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Wokeism Really Has Lost It Now - A Campaign Against Bird And Insects Names!!!

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DTCwordfan | 10:06 Thu 15th Jul 2021 | News
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Literally how daft is this?

https://www.telegraph.co.uk/environment/2021/07/15/now-wokeism-going-birds-insects/

For those of you without a subscription the article reads,

Of all the havoc gypsy moths wreak – ransacking entire forests by chewing tree leaves bare – the insects are now at the centre of a battle bigger still: nature’s culture war.

The species is now only to be referred to as Lymantria dispar after a review from the Entomological Society of America (ESA), which concluded that some insect names “may be inappropriate or offensive” – in this case, towards the Romani people. The gypsy ant has met the same fate, while the Oriental rat flea, Asian needle ant and the West Indian cane weevil are all subject to revision from the ESA’s “Better Common Names Project”, which is asking for the public’s help in identifying potentially offensive terms.

This battle is not just applied to mites, but birds – and the birdwatching community – too. The once peaceful pursuit has all of a sudden had the binoculars trained inwards as hundreds of names of species of birds, which have persisted for centuries, may be scrubbed out of history due to their colonial links.

The debate was prompted by a petition in the US last year calling for the removal of eponymous bird names that celebrate the colonialists who discovered them. Two birds have already had their names changed: the McCown’s longspur (named after John McCown, a Confederate general in the civil war) was retitled the thick-billed longspur; another species of wildfowl previously known as the oldsquaw has since been renamed the long-tailed duck, as the previous moniker was deemed offensive to indigenous groups.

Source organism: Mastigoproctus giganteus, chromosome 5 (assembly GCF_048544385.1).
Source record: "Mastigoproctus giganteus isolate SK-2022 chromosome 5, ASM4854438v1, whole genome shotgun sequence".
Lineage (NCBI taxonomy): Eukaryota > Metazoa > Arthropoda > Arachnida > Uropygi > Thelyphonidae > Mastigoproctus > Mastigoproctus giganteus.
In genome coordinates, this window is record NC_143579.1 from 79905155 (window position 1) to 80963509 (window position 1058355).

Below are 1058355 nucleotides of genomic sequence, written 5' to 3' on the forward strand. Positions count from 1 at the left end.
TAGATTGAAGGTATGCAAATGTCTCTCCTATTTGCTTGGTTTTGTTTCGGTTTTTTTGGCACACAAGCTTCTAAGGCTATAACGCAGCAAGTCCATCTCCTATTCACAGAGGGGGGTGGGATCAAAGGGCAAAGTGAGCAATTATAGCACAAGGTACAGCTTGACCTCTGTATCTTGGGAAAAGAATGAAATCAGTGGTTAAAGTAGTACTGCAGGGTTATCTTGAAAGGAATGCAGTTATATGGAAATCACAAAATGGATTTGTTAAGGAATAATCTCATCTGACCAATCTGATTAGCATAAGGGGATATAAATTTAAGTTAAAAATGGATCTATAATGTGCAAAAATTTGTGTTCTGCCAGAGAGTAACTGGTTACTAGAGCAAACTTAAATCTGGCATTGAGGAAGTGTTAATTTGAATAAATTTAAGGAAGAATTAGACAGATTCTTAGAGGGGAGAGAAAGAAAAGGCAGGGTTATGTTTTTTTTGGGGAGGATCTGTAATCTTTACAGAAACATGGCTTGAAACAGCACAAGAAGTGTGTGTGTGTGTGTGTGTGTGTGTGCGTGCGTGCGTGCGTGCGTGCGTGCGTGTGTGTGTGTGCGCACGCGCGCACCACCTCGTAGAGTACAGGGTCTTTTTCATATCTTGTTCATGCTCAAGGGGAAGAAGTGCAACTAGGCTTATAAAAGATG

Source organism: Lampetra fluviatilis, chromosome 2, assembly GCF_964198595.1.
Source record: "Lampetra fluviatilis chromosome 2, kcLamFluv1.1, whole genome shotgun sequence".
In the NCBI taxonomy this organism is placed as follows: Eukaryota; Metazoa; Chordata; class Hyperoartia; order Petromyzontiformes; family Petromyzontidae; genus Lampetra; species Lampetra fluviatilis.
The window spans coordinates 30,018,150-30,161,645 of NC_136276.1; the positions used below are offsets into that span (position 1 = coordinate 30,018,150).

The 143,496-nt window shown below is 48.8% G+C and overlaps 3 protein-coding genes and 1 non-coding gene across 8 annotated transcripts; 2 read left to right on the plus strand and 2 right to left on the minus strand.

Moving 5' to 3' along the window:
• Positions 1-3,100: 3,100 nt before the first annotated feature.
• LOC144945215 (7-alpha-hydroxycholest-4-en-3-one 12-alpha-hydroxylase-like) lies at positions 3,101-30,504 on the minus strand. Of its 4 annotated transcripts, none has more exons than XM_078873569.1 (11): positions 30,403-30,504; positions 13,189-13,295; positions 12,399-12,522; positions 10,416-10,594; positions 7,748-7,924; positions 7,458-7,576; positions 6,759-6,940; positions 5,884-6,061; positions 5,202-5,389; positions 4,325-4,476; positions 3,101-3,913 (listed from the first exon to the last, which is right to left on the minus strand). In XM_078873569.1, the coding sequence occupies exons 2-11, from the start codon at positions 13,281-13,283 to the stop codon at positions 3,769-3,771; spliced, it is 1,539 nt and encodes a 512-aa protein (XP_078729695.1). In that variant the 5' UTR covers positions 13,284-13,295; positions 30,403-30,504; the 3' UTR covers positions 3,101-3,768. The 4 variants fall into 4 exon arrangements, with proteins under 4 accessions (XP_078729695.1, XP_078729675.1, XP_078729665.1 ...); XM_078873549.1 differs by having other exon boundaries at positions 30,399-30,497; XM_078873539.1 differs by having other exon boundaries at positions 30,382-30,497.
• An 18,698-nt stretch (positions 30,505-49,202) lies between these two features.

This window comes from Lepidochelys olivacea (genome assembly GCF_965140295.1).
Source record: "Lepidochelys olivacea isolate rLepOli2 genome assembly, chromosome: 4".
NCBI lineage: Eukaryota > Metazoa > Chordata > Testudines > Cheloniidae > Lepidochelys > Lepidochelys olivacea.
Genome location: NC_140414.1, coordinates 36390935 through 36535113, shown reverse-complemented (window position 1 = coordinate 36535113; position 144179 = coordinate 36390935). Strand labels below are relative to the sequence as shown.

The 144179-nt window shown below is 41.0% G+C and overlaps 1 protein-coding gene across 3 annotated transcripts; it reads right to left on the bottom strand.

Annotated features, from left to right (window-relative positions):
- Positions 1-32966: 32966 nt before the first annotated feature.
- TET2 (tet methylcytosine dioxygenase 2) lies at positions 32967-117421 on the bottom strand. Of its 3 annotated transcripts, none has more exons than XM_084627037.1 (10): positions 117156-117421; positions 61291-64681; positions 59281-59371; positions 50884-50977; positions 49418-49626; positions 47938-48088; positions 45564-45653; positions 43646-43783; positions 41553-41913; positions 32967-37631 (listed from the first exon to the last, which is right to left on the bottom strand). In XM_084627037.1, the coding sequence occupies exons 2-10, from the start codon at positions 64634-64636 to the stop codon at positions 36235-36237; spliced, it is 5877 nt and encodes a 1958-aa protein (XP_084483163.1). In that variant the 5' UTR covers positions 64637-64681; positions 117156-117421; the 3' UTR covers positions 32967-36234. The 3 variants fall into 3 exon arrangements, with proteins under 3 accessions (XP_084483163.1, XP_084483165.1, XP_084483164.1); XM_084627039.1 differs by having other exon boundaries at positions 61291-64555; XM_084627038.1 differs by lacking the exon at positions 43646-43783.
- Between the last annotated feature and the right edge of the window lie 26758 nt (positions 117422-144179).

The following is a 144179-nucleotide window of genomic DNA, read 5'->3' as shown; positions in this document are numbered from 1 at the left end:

The group insisting on the changes, Bird Names for Birders, has received thousands of signatures on a petition calling for more “harmful colonial” names of species to be removed. There is even talk of renaming the 116-year-old National Audubon Society (the US equivalent of the RSPB) due to the links to slavery of its founder, John James Audubon.

Campaigners argue that eponymous common names are “essentially verbal statues” – and therefore must fall.

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We should stop calling monkeys, ''monkeys,'' as this is a term that has been used to where a are my glasses who are you what am I doi g here will somebody help me fix my pants and get some sdfg uikp milk jikl rtyf ;:'?!

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